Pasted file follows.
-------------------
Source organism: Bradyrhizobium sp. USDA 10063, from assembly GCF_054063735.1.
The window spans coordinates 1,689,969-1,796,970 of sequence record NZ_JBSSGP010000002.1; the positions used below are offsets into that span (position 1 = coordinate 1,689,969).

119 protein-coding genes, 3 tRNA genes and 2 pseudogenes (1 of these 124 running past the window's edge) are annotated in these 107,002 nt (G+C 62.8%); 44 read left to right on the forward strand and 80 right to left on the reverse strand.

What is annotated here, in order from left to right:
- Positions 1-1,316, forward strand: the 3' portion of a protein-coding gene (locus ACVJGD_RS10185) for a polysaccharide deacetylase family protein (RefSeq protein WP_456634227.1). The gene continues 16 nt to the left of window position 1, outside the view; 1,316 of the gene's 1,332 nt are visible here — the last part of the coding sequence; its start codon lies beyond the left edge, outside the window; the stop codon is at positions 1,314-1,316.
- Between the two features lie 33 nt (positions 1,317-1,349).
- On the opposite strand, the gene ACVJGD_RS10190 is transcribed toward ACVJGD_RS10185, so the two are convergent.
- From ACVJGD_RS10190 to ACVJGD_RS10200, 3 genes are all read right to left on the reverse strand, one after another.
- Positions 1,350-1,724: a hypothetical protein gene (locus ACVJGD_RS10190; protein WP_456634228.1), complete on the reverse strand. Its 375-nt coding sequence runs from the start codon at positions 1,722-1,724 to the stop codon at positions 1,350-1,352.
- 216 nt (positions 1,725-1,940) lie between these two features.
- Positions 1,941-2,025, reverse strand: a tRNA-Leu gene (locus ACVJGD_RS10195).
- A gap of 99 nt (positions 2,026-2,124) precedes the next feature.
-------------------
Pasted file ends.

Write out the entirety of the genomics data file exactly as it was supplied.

Source organism: Bradyrhizobium sp. USDA 10063, from assembly GCF_054063735.1.
The window spans coordinates 1,689,969-1,796,970 of sequence record NZ_JBSSGP010000002.1; the positions used below are offsets into that span (position 1 = coordinate 1,689,969).

119 protein-coding genes, 3 tRNA genes and 2 pseudogenes (1 of these 124 running past the window's edge) are annotated in these 107,002 nt (G+C 62.8%); 44 read left to right on the forward strand and 80 right to left on the reverse strand.

What is annotated here, in order from left to right:
- Positions 1-1,316, forward strand: the 3' portion of a protein-coding gene (locus ACVJGD_RS10185) for a polysaccharide deacetylase family protein (RefSeq protein WP_456634227.1). The gene continues 16 nt to the left of window position 1, outside the view; 1,316 of the gene's 1,332 nt are visible here — the last part of the coding sequence; its start codon lies beyond the left edge, outside the window; the stop codon is at positions 1,314-1,316.
- Between the two features lie 33 nt (positions 1,317-1,349).
- On the opposite strand, the gene ACVJGD_RS10190 is transcribed toward ACVJGD_RS10185, so the two are convergent.
- From ACVJGD_RS10190 to ACVJGD_RS10200, 3 genes are all read right to left on the reverse strand, one after another.
- Positions 1,350-1,724: a hypothetical protein gene (locus ACVJGD_RS10190; protein WP_456634228.1), complete on the reverse strand. Its 375-nt coding sequence runs from the start codon at positions 1,722-1,724 to the stop codon at positions 1,350-1,352.
- 216 nt (positions 1,725-1,940) lie between these two features.
- Positions 1,941-2,025, reverse strand: a tRNA-Leu gene (locus ACVJGD_RS10195).
- A gap of 99 nt (positions 2,026-2,124) precedes the next feature.